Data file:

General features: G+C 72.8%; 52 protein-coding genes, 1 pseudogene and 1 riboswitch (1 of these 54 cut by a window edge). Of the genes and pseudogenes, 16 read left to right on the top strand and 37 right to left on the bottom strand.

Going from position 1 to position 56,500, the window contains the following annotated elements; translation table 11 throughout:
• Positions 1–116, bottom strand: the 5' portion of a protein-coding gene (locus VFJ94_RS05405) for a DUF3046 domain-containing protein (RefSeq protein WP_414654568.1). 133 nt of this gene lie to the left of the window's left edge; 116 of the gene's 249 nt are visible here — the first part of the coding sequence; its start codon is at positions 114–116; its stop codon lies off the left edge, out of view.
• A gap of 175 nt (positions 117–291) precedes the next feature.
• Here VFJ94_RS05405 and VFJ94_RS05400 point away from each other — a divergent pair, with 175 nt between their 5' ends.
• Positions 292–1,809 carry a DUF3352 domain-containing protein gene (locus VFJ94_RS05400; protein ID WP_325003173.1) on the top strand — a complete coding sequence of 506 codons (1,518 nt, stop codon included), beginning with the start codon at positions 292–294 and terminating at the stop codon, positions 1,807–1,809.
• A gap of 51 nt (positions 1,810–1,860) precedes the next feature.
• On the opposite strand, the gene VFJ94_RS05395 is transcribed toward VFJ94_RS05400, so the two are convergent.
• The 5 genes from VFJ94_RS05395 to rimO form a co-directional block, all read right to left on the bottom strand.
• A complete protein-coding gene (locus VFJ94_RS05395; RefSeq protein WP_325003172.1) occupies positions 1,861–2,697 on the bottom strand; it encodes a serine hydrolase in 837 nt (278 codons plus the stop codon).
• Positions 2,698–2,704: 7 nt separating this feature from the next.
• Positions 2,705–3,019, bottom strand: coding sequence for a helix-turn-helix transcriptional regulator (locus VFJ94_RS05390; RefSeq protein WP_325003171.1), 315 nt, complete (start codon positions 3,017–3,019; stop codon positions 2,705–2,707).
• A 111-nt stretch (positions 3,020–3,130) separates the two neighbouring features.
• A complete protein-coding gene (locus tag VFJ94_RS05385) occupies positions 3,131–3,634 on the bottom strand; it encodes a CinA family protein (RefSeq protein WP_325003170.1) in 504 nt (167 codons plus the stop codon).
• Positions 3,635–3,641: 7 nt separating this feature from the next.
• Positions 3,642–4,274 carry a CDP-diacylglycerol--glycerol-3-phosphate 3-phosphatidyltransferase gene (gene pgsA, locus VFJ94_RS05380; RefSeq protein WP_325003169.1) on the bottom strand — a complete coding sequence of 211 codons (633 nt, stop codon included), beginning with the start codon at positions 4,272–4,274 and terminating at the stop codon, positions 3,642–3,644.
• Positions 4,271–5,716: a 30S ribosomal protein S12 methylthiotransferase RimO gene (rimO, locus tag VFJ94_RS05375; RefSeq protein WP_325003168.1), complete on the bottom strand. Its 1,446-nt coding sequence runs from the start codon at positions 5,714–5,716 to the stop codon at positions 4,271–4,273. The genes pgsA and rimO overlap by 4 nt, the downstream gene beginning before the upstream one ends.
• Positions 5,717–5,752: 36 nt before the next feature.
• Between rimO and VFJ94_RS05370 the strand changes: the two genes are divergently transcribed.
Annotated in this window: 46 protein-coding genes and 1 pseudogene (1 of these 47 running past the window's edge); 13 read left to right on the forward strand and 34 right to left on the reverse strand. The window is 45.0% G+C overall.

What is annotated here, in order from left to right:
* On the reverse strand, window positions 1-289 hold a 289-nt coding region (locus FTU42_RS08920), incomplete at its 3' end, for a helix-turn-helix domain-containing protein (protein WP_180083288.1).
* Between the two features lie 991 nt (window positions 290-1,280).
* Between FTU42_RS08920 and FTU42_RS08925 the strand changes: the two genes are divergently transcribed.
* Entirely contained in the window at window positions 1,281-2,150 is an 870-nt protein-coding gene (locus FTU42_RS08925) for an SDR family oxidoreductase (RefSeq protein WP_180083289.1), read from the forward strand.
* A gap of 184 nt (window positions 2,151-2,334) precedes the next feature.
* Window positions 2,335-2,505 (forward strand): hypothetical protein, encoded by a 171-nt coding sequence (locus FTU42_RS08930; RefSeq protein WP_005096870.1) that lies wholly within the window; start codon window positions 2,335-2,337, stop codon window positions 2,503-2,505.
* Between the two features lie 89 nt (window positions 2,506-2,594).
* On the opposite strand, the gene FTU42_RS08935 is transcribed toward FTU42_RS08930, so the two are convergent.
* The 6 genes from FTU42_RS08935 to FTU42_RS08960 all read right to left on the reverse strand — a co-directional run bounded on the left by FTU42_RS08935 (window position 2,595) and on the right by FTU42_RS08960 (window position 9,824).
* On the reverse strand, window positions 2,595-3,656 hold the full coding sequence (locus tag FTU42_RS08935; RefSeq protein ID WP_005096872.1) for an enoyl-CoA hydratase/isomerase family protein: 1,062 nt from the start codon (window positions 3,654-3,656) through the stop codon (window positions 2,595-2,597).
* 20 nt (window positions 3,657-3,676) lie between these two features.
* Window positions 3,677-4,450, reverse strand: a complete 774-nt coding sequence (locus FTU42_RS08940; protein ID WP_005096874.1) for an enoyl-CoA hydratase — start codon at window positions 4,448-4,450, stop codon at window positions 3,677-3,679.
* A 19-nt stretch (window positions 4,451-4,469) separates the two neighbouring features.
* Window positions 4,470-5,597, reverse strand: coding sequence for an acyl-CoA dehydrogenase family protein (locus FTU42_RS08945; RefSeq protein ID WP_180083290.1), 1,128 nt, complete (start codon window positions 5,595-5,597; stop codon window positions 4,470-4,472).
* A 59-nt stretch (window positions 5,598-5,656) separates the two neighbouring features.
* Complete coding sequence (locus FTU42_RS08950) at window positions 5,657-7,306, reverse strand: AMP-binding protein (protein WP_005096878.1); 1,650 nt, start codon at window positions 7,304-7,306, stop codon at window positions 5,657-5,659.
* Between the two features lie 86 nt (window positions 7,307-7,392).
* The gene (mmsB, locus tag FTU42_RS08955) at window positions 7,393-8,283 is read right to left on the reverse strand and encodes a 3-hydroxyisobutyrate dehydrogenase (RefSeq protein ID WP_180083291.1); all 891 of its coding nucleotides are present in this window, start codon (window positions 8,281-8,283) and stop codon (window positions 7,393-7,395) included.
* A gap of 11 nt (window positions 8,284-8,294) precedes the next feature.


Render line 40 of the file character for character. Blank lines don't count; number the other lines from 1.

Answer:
* A gap of 11 nt (window positions 8,284-8,294) precedes the next feature.